Sunday, July 25, 2004

In a Shift, Bush Moves to Block Medical Suits

The New York Times > Washington > In a Shift, Bush Moves to Block Medical Suits:
"Patients and their families said they felt betrayed.

Kimberley K. Witczakof Minneapolis said her husband, Timothy, 37, committed suicide last year after taking the antidepressant drug Zoloft for five weeks. 'I do not believe in frivolous lawsuits,' Ms. Witczak said, 'but it's ridiculous that the government is filing legal briefs on the side of drug companies when it's supposed to be protecting the public. My husband would be alive today if he had received adequate warnings about the risk of self-harm.' Ms. Witczak sued Pfizer, the maker of Zoloft, in May. The government has not intervened in her case.

Thomas W. Woodward of North Wales, Pa., whose 17-year-old daughter committed suicide last year after taking Zoloft for a week, said, 'I've been sickened to see the government taking the side of pharmaceutical companies in court.' Mr. Woodward has not filed a suit.

Mr. Hinchey said that F.D.A. lawyers, led by the agency's chief counsel, Daniel E. Troy, had 'repeatedly interceded in civil suits on behalf of drug and medical device manufacturers.'"

Ms. Witczak, Mr. Woodward and Mr. Hinchey said Mr. Troy had a potential conflict of interest because Pfizer was one of his clients when he was a lawyer in private practice.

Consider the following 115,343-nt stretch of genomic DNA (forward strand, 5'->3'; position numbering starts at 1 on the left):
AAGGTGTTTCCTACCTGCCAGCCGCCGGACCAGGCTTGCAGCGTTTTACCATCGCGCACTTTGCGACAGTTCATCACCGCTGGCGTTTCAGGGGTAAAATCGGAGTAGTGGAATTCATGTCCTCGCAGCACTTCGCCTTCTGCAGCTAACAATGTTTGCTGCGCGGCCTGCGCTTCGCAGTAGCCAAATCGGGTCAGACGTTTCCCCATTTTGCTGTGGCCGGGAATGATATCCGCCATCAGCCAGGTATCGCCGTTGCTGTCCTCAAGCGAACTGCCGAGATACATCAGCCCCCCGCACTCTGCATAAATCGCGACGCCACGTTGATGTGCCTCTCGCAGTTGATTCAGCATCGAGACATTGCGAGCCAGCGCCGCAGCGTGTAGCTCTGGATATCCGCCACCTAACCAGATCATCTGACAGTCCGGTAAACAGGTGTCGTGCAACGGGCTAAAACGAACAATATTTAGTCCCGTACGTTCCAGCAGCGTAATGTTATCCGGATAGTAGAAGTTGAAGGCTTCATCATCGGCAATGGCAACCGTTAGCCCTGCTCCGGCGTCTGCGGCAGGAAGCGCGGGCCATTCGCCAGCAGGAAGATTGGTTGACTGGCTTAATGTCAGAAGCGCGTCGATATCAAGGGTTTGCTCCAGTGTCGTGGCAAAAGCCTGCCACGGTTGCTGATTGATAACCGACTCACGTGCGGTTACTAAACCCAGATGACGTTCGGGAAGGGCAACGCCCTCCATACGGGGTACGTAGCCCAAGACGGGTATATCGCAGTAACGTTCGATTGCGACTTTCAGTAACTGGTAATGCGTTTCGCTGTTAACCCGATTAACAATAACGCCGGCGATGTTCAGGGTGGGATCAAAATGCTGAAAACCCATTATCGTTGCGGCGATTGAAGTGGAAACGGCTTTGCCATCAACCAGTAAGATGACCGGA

Mr. Troy refused to discuss the agency's legal arguments or the criticism of his role. Dr. Lester M. Crawford, the acting commissioner of food and drugs, said Mr. Troy had "complied with the ethical requirement to recuse himself from any matter involving a past client for a year" after he joined the government in August 2001.

In its court filings, the Bush administration argues that private lawsuits threaten to disrupt a comprehensive nationwide system of drug regulation, and that federal standards pre-empt requirements established by state judges and legislators. In effect, the administration says, if a local judge or jury finds that a drug or device is unsafe, it is in direct conflict with the conclusion reached by the F.D.A. after years of rigorous testing and evaluation.

Five of Mr. Troy's predecessors sent a letter to Congress dated July 15 endorsing his position. The government occasionally filed such briefs in the last 25 years, they said, but "there is a greater need for F.D.A. intervention today because plaintiffs are intruding more heavily on F.D.A.'s primary jurisdiction than ever before."

Some judges and legal experts disagree. Erwin Chemerinsky,a constitutional scholar at the University of Southern California Law School, said, "The Supreme Court has expressly ruled that F.D.A. regulation does not pre-empt state law and local regulation" in all cases.

In a Tennessee case involving a cardiac pacemaker, the Bush administration told a state trial court, "It is inappropriate for a jury to second-guess F.D.A.'s scientific judgment on a matter that is within F.D.A.'s particular expertise."

http://www.nytimes.com/2004/07/25/politics/25DRUG.html?pagewanted=all&position=
con·cept: In a Shift, Bush Moves to Block Medical Suits